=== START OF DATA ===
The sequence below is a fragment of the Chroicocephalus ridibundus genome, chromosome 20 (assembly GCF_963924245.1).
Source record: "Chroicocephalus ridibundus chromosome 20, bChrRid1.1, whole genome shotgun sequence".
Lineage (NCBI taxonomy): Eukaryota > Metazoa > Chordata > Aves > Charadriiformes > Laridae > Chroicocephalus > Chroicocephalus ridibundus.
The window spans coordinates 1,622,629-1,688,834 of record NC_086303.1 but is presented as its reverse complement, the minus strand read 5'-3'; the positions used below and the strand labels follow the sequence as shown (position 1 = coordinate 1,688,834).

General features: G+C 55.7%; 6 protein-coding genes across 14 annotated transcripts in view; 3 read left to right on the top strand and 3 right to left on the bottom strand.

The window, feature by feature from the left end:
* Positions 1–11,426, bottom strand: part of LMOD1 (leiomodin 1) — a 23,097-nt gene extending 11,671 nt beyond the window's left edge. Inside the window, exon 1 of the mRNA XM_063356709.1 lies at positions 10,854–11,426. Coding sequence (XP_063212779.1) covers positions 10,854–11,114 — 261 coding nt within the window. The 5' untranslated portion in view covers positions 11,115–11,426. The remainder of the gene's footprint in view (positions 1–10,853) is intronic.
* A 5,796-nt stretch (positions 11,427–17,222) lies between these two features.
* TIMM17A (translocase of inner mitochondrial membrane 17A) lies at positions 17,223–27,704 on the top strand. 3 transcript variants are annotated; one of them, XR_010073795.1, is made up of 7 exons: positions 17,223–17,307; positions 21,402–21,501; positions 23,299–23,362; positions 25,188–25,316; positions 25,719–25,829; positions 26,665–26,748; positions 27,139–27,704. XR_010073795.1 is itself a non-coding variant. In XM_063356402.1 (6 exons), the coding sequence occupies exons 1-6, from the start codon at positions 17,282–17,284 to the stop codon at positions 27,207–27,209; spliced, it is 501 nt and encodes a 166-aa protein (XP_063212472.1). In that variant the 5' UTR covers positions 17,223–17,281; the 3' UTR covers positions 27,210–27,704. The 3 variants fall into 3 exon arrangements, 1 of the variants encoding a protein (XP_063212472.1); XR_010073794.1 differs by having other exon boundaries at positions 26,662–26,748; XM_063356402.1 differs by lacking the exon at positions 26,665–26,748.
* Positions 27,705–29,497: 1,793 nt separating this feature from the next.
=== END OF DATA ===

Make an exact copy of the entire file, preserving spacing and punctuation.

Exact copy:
The sequence below is a fragment of the Chroicocephalus ridibundus genome, chromosome 20 (assembly GCF_963924245.1).
Source record: "Chroicocephalus ridibundus chromosome 20, bChrRid1.1, whole genome shotgun sequence".
Lineage (NCBI taxonomy): Eukaryota > Metazoa > Chordata > Aves > Charadriiformes > Laridae > Chroicocephalus > Chroicocephalus ridibundus.
The window spans coordinates 1,622,629-1,688,834 of record NC_086303.1 but is presented as its reverse complement, the minus strand read 5'-3'; the positions used below and the strand labels follow the sequence as shown (position 1 = coordinate 1,688,834).

General features: G+C 55.7%; 6 protein-coding genes across 14 annotated transcripts in view; 3 read left to right on the top strand and 3 right to left on the bottom strand.

The window, feature by feature from the left end:
* Positions 1–11,426, bottom strand: part of LMOD1 (leiomodin 1) — a 23,097-nt gene extending 11,671 nt beyond the window's left edge. Inside the window, exon 1 of the mRNA XM_063356709.1 lies at positions 10,854–11,426. Coding sequence (XP_063212779.1) covers positions 10,854–11,114 — 261 coding nt within the window. The 5' untranslated portion in view covers positions 11,115–11,426. The remainder of the gene's footprint in view (positions 1–10,853) is intronic.
* A 5,796-nt stretch (positions 11,427–17,222) lies between these two features.
* TIMM17A (translocase of inner mitochondrial membrane 17A) lies at positions 17,223–27,704 on the top strand. 3 transcript variants are annotated; one of them, XR_010073795.1, is made up of 7 exons: positions 17,223–17,307; positions 21,402–21,501; positions 23,299–23,362; positions 25,188–25,316; positions 25,719–25,829; positions 26,665–26,748; positions 27,139–27,704. XR_010073795.1 is itself a non-coding variant. In XM_063356402.1 (6 exons), the coding sequence occupies exons 1-6, from the start codon at positions 17,282–17,284 to the stop codon at positions 27,207–27,209; spliced, it is 501 nt and encodes a 166-aa protein (XP_063212472.1). In that variant the 5' UTR covers positions 17,223–17,281; the 3' UTR covers positions 27,210–27,704. The 3 variants fall into 3 exon arrangements, 1 of the variants encoding a protein (XP_063212472.1); XR_010073794.1 differs by having other exon boundaries at positions 26,662–26,748; XM_063356402.1 differs by lacking the exon at positions 26,665–26,748.
* Positions 27,705–29,497: 1,793 nt separating this feature from the next.